Online will continue to grow – especially in the current climate and if you’re relying on riding it out or copying a competitor, you will be taking a significant risk. Having your own identity. Making your online sales process as painless as possible. Delighting users with the latest and greatest technology. These are all things that will help build your base and increase loyalty, so don’t leave it too late – your competitors are acting now and you should be too.

SO WHAT ABOUT DESIGN?

Design is obviously a very personal area for everyone. We have our likes, we have our dislikes, there are trends and there are bends (I needed a rhyming word, but I’m referring to slight deviations of trends). When we look at the examples above we can see people were still finding their way, but information was still the king of the swing. Now however, with new technologies, faster speeds, better hardware and higher expectations, simply accessing the information is not enough. The overall experience will have a significant impact on users perceptions of your business, so it needs very careful consideration.

One of the classic references is that of the abundance of skeumorphism. This was the art of making user interfaces look like real world objects. A clock looked like a real clock. A dial looked like something you’d see on a console. This came around with the release of the original iPhone and allowed designs to flex some serious creative muscle. Painstakingly crafting highly detailed icons and textures to the finest degree. At the time, it was great – it was beautiful. However this came to an end as users became more familiar with using these digital interfaces. Suddenly there was no real need to visualise so explicitly what a note file was.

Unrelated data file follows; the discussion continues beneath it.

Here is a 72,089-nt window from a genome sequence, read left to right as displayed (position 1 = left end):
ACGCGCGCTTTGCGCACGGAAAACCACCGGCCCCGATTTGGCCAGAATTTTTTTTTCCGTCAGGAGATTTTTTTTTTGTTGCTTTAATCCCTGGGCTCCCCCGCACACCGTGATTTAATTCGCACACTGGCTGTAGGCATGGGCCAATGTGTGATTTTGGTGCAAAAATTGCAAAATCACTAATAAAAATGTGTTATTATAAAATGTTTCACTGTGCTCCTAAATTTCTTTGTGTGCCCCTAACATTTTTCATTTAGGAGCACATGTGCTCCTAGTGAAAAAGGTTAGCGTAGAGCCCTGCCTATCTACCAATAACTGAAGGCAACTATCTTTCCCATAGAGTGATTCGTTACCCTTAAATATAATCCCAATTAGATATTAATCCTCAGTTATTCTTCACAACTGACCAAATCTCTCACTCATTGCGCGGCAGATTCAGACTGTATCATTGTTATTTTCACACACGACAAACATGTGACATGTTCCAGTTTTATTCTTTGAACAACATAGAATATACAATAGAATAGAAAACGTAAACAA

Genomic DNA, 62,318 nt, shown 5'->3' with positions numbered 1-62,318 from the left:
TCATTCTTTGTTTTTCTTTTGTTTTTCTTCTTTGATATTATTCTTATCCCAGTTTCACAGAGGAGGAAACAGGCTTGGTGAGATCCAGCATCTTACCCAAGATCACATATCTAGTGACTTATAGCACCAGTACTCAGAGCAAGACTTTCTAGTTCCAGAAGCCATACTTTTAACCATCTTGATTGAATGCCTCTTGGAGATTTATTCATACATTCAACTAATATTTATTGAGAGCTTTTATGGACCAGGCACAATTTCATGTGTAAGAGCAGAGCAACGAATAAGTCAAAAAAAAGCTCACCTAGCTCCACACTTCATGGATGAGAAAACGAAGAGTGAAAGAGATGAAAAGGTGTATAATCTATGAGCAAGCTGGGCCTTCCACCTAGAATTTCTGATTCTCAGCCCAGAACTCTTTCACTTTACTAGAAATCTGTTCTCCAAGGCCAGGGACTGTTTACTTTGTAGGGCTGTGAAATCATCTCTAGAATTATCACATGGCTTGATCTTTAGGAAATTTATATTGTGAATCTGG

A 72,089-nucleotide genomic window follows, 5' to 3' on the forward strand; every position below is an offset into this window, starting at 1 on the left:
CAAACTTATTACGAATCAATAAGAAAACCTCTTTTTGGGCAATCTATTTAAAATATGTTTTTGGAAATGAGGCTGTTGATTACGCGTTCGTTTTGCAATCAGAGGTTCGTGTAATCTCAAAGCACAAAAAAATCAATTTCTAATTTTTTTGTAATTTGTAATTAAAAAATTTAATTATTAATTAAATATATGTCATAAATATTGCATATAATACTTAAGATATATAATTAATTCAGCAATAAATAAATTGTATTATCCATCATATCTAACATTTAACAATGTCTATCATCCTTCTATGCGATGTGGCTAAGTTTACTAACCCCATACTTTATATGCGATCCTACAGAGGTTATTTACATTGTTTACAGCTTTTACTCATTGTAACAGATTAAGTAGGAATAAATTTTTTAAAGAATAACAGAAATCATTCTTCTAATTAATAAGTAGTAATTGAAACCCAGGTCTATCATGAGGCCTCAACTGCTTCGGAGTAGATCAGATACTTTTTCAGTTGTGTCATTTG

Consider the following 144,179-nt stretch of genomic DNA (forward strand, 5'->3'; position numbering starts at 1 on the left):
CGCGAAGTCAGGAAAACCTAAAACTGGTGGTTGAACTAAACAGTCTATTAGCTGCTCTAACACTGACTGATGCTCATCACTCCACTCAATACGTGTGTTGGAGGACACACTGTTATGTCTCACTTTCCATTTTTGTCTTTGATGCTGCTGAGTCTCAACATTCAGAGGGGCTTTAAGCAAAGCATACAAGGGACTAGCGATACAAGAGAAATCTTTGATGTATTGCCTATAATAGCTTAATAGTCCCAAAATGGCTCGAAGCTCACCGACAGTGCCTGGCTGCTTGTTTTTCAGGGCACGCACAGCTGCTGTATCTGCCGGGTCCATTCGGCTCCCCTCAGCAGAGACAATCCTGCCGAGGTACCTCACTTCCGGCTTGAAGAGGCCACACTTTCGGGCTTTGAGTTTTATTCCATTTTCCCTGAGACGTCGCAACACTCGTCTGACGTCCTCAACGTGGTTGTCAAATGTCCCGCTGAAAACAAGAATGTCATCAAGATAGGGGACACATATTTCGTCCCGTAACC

Skeumorphic example
Image source dtelepathy.com

Then came the flat design revolution. Flat design came in and it came in with a bang. Big, bold colours in giant blocks. Regimented grid systems, no shadows or gradients. Just big, solid colour. The problem was that this definitely more of a trend. Suddenly everyones site looked the same and compromised on usability. Nothing really stood out and the overall experience is what I would refer to as ‘beige’. Don’t get me wrong, there were a few out there that did it well, but they were few and far between and I’m kind of glad to see this one fading away. 

Even Apple went all-in on flat for a while in what was quite a uncharacteristically poor design choice in their main OS UI. This ultimately ended up in a very frustrating experience where there was a significant lack of visual hierarchy and hidden menus, that ultimately made the software harder to use. This was evident across lots of websites, but I’ve called this OS example out given it was such a big slip up on a large scale.

iOS settings
Image source vandelaydesign.com